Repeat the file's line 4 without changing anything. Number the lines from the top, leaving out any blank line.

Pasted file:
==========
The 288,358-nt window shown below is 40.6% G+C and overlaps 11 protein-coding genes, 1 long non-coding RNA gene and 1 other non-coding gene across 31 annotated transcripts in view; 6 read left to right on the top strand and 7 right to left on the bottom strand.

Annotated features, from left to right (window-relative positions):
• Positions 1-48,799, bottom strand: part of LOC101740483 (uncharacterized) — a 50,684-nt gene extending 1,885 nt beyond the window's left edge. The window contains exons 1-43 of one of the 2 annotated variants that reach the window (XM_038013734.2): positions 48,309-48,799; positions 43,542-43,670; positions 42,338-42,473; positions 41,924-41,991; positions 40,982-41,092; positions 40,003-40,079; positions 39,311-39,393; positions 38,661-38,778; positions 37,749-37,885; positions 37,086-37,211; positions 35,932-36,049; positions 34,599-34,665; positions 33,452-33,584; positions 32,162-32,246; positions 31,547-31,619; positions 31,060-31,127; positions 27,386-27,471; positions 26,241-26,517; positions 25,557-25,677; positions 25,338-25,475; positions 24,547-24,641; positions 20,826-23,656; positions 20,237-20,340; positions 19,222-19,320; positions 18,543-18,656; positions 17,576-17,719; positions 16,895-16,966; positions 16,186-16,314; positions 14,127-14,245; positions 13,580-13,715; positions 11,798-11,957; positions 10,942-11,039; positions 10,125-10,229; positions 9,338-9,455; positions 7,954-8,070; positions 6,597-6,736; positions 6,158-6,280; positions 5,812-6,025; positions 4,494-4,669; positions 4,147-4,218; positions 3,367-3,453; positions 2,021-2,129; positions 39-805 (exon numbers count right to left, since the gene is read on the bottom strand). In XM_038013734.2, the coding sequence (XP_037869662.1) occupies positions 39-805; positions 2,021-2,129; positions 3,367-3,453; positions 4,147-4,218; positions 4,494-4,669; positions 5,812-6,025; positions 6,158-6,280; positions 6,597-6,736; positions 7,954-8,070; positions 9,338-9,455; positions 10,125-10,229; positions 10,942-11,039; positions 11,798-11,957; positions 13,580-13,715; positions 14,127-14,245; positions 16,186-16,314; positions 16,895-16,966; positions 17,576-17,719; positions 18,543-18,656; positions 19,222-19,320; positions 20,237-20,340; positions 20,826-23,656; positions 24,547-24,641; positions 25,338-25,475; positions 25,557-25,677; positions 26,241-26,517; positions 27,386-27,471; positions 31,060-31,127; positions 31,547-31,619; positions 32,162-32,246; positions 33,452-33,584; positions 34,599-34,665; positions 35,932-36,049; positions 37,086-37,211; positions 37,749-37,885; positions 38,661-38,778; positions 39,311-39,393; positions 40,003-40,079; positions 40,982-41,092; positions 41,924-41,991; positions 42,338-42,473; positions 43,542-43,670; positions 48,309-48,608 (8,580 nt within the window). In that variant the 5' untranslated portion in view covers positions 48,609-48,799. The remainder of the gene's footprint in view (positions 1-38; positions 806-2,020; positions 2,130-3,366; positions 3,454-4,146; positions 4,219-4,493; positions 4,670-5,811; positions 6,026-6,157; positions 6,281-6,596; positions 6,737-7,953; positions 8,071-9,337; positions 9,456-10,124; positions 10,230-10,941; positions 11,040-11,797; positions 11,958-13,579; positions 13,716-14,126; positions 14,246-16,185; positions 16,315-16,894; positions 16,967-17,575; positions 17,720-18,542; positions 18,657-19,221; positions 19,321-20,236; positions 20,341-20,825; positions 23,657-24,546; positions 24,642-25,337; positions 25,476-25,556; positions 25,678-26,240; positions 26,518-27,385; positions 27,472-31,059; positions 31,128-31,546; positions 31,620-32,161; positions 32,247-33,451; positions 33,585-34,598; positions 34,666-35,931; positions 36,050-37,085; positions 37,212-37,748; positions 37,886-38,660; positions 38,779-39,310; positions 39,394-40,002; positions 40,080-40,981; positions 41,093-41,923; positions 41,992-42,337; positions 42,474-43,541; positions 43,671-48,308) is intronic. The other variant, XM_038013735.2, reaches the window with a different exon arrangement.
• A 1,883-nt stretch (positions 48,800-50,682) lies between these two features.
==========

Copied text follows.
• A 1,883-nt stretch (positions 48,800-50,682) lies between these two features.